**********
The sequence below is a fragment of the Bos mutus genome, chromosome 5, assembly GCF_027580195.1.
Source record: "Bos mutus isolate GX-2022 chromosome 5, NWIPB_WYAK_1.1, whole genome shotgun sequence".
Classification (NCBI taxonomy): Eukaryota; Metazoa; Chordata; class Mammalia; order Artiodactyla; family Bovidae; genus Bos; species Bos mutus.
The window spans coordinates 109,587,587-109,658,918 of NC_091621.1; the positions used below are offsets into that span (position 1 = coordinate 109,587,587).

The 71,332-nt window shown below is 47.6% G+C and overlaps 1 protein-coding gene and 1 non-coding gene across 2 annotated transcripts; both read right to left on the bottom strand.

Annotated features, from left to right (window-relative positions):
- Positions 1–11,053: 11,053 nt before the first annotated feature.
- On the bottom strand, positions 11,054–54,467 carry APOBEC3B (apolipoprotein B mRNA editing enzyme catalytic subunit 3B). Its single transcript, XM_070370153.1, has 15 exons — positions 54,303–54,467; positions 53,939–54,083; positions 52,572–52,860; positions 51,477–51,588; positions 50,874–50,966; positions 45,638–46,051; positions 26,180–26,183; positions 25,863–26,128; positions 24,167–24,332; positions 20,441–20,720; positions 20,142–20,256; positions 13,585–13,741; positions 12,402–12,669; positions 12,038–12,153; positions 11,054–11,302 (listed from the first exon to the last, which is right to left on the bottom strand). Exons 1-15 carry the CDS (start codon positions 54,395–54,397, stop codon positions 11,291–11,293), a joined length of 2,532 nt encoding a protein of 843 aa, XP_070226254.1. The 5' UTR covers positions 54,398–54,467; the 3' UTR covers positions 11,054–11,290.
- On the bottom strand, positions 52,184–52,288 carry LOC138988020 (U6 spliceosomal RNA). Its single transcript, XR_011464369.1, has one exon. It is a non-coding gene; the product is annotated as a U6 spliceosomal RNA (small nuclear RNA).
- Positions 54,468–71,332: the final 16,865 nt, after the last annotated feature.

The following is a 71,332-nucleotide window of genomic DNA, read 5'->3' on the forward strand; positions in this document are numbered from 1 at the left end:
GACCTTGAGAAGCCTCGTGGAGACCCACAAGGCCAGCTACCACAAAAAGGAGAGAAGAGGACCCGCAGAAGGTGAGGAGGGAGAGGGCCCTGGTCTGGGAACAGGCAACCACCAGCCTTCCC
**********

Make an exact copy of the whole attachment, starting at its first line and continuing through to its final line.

The sequence below is a fragment of the Bos mutus genome, chromosome 5, assembly GCF_027580195.1.
Source record: "Bos mutus isolate GX-2022 chromosome 5, NWIPB_WYAK_1.1, whole genome shotgun sequence".
Classification (NCBI taxonomy): Eukaryota; Metazoa; Chordata; class Mammalia; order Artiodactyla; family Bovidae; genus Bos; species Bos mutus.
The window spans coordinates 109,587,587-109,658,918 of NC_091621.1; the positions used below are offsets into that span (position 1 = coordinate 109,587,587).

The 71,332-nt window shown below is 47.6% G+C and overlaps 1 protein-coding gene and 1 non-coding gene across 2 annotated transcripts; both read right to left on the bottom strand.

Annotated features, from left to right (window-relative positions):
- Positions 1–11,053: 11,053 nt before the first annotated feature.
- On the bottom strand, positions 11,054–54,467 carry APOBEC3B (apolipoprotein B mRNA editing enzyme catalytic subunit 3B). Its single transcript, XM_070370153.1, has 15 exons — positions 54,303–54,467; positions 53,939–54,083; positions 52,572–52,860; positions 51,477–51,588; positions 50,874–50,966; positions 45,638–46,051; positions 26,180–26,183; positions 25,863–26,128; positions 24,167–24,332; positions 20,441–20,720; positions 20,142–20,256; positions 13,585–13,741; positions 12,402–12,669; positions 12,038–12,153; positions 11,054–11,302 (listed from the first exon to the last, which is right to left on the bottom strand). Exons 1-15 carry the CDS (start codon positions 54,395–54,397, stop codon positions 11,291–11,293), a joined length of 2,532 nt encoding a protein of 843 aa, XP_070226254.1. The 5' UTR covers positions 54,398–54,467; the 3' UTR covers positions 11,054–11,290.
- On the bottom strand, positions 52,184–52,288 carry LOC138988020 (U6 spliceosomal RNA). Its single transcript, XR_011464369.1, has one exon. It is a non-coding gene; the product is annotated as a U6 spliceosomal RNA (small nuclear RNA).
- Positions 54,468–71,332: the final 16,865 nt, after the last annotated feature.

The following is a 71,332-nucleotide window of genomic DNA, read 5'->3' on the forward strand; positions in this document are numbered from 1 at the left end:
GACCTTGAGAAGCCTCGTGGAGACCCACAAGGCCAGCTACCACAAAAAGGAGAGAAGAGGACCCGCAGAAGGTGAGGAGGGAGAGGGCCCTGGTCTGGGAACAGGCAACCACCAGCCTTCCC